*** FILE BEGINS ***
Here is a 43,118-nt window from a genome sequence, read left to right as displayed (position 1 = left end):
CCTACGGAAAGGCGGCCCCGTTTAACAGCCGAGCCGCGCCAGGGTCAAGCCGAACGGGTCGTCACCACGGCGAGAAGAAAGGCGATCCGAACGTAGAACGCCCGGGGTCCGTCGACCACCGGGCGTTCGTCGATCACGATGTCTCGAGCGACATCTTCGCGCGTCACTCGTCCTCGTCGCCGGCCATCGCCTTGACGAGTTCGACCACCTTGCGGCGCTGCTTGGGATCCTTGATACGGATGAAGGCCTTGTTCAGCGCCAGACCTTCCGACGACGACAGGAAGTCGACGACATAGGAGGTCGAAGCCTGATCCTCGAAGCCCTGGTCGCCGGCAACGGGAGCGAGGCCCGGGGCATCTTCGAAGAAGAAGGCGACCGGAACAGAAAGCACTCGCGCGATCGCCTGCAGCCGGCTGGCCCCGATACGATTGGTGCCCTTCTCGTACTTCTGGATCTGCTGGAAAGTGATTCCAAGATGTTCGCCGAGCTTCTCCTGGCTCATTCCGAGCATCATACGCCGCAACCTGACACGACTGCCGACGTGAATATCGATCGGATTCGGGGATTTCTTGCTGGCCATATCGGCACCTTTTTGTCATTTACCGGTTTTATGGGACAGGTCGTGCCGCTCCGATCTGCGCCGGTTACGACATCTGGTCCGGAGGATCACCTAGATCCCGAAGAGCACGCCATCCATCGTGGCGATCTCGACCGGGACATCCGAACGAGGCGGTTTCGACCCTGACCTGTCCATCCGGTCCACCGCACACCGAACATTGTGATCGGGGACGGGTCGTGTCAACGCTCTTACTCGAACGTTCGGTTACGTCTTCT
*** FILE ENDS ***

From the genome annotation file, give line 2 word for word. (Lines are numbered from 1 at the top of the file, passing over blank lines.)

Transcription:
CCTACGGAAAGGCGGCCCCGTTTAACAGCCGAGCCGCGCCAGGGTCAAGCCGAACGGGTCGTCACCACGGCGAGAAGAAAGGCGATCCGAACGTAGAACGCCCGGGGTCCGTCGACCACCGGGCGTTCGTCGATCACGATGTCTCGAGCGACATCTTCGCGCGTCACTCGTCCTCGTCGCCGGCCATCGCCTTGACGAGTTCGACCACCTTGCGGCGCTGCTTGGGATCCTTGATACGGATGAAGGCCTTGTTCAGCGCCAGACCTTCCGACGACGACAGGAAGTCGACGACATAGGAGGTCGAAGCCTGATCCTCGAAGCCCTGGTCGCCGGCAACGGGAGCGAGGCCCGGGGCATCTTCGAAGAAGAAGGCGACCGGAACAGAAAGCACTCGCGCGATCGCCTGCAGCCGGCTGGCCCCGATACGATTGGTGCCCTTCTCGTACTTCTGGATCTGCTGGAAAGTGATTCCAAGATGTTCGCCGAGCTTCTCCTGGCTCATTCCGAGCATCATACGCCGCAACCTGACACGACTGCCGACGTGAATATCGATCGGATTCGGGGATTTCTTGCTGGCCATATCGGCACCTTTTTGTCATTTACCGGTTTTATGGGACAGGTCGTGCCGCTCCGATCTGCGCCGGTTACGACATCTGGTCCGGAGGATCACCTAGATCCCGAAGAGCACGCCATCCATCGTGGCGATCTCGACCGGGACATCCGAACGAGGCGGTTTCGACCCTGACCTGTCCATCCGGTCCACCGCACACCGAACATTGTGATCGGGGACGGGTCGTGTCAACGCTCTTACTCGAACGTTCGGTTACGTCTTCT